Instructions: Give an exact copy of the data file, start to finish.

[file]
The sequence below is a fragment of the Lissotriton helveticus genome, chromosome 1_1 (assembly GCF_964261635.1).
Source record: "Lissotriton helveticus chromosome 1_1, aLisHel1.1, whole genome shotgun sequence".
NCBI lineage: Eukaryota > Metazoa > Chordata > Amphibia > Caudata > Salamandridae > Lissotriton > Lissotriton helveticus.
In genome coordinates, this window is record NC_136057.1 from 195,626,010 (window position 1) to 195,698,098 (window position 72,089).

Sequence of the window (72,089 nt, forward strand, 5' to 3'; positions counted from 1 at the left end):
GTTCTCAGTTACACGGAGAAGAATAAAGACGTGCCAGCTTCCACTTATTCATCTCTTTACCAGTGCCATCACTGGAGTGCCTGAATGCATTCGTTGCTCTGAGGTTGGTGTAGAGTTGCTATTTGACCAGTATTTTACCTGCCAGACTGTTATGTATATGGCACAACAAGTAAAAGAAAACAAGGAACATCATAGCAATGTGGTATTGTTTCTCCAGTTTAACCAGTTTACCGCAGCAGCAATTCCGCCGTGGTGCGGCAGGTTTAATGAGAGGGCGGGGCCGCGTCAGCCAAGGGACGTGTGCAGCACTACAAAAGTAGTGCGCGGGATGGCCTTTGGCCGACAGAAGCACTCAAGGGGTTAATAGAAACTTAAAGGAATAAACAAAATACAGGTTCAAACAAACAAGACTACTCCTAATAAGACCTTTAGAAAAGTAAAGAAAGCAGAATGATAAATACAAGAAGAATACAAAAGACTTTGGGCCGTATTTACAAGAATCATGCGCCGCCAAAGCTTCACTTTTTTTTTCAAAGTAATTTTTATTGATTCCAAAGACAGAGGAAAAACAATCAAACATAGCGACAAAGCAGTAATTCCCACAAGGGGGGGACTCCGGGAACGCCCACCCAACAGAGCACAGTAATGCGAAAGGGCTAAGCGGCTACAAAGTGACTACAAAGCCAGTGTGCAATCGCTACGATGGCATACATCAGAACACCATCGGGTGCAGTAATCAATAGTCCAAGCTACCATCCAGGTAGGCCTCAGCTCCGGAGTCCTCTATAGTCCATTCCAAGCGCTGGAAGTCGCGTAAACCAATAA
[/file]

The sequence below is a fragment of the Lissotriton helveticus genome, chromosome 1_1 (assembly GCF_964261635.1).
Source record: "Lissotriton helveticus chromosome 1_1, aLisHel1.1, whole genome shotgun sequence".
NCBI lineage: Eukaryota > Metazoa > Chordata > Amphibia > Caudata > Salamandridae > Lissotriton > Lissotriton helveticus.
In genome coordinates, this window is record NC_136057.1 from 195,626,010 (window position 1) to 195,698,098 (window position 72,089).

Sequence of the window (72,089 nt, forward strand, 5' to 3'; positions counted from 1 at the left end):
GTTCTCAGTTACACGGAGAAGAATAAAGACGTGCCAGCTTCCACTTATTCATCTCTTTACCAGTGCCATCACTGGAGTGCCTGAATGCATTCGTTGCTCTGAGGTTGGTGTAGAGTTGCTATTTGACCAGTATTTTACCTGCCAGACTGTTATGTATATGGCACAACAAGTAAAAGAAAACAAGGAACATCATAGCAATGTGGTATTGTTTCTCCAGTTTAACCAGTTTACCGCAGCAGCAATTCCGCCGTGGTGCGGCAGGTTTAATGAGAGGGCGGGGCCGCGTCAGCCAAGGGACGTGTGCAGCACTACAAAAGTAGTGCGCGGGATGGCCTTTGGCCGACAGAAGCACTCAAGGGGTTAATAGAAACTTAAAGGAATAAACAAAATACAGGTTCAAACAAACAAGACTACTCCTAATAAGACCTTTAGAAAAGTAAAGAAAGCAGAATGATAAATACAAGAAGAATACAAAAGACTTTGGGCCGTATTTACAAGAATCATGCGCCGCCAAAGCTTCACTTTTTTTTTCAAAGTAATTTTTATTGATTCCAAAGACAGAGGAAAAACAATCAAACATAGCGACAAAGCAGTAATTCCCACAAGGGGGGGACTCCGGGAACGCCCACCCAACAGAGCACAGTAATGCGAAAGGGCTAAGCGGCTACAAAGTGACTACAAAGCCAGTGTGCAATCGCTACGATGGCATACATCAGAACACCATCGGGTGCAGTAATCAATAGTCCAAGCTACCATCCAGGTAGGCCTCAGCTCCGGAGTCCTCTATAGTCCATTCCAAGCGCTGGAAGTCGCGTAAACCAATAA